Council approves cameras for Springdale park security

Posted: August 29, 2018 at 1:04 a.m.

City of Springdale City Hall Administration Police Department District Court Thursday, February 16, 2017, in downtown Springdale.

SPRINGDALE -- The City Council voted 8-0 Tuesday night to outfit a couple of its parks with cameras to reduce vandalism.

The council approved spending $235,000 for cameras in Murphy Park downtown and the C.L. "Charlie" and Willie George Park in the southeastern part of the city. Both are plagued by vandalism, according to officials.

The cameras would be paid for from bond money approved by voters for the parks. Mayor Doug Sprouse said he hopes additional camera systems can be placed in Luther George Park in downtown, Randal Tyson Park and the new Shaw Family Park in the city's northwestern quadrant as these parks go through construction and renovation, also paid by the park bond money.

"We have made a substantial investment in the parks, and we have significant graffiti problems," said Mike Overton, council member.

Cameras at the entrances of Murphy and Charlie George Park will be trained on the license plates of cars entering the park. The video record provided by the cameras can serve as a starting point in an investigation of vandalism, said Bill Mock, Parks and Recreation Department director.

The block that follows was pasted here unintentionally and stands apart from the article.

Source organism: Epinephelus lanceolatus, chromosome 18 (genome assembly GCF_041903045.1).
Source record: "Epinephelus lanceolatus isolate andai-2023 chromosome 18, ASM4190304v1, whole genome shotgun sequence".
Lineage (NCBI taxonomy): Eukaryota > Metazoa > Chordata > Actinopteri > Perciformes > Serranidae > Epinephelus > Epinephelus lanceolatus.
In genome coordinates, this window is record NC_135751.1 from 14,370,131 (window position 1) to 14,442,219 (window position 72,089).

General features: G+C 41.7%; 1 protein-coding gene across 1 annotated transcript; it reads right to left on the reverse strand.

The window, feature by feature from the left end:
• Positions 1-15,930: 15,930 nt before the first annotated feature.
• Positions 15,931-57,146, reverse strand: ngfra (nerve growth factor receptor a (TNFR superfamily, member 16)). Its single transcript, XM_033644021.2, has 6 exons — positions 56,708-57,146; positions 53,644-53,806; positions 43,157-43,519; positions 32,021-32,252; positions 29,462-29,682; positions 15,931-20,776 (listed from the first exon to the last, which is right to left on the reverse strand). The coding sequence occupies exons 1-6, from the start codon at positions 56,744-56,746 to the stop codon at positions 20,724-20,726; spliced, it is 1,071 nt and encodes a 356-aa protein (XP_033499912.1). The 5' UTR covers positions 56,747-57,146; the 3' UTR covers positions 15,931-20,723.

The new camera system also will include "presence detectors" in the bathrooms covering the hours when the bathrooms are closed.

Park bathrooms often are the site of vandalism, Mock said. Recently, the sensor eyes on the sink faucets at Murphy Park were melted with a cigarette lighter, and the toilets jammed so they wouldn't flush. Timed locks on the bathroom doors also have been destroyed, Mock said.

Officials also found a juvenile swimming in the pool at 4:30 a.m. this summer, Mock said. "That's a safety factor without a lifeguard -- not to mention the trespassing."

Mock said he doesn't expect the cameras to stop vandalism, although he hopes eight to 12 cameras in outdoor areas of each park will serve as a deterrent.

"But the cameras can help lead us to the identification of those individuals and prosecute them," he said.

"Cameras are great for us for any type of vandalism," Police Chief Mike Peters said. "Video is always helpful."

NW News on 08/29/2018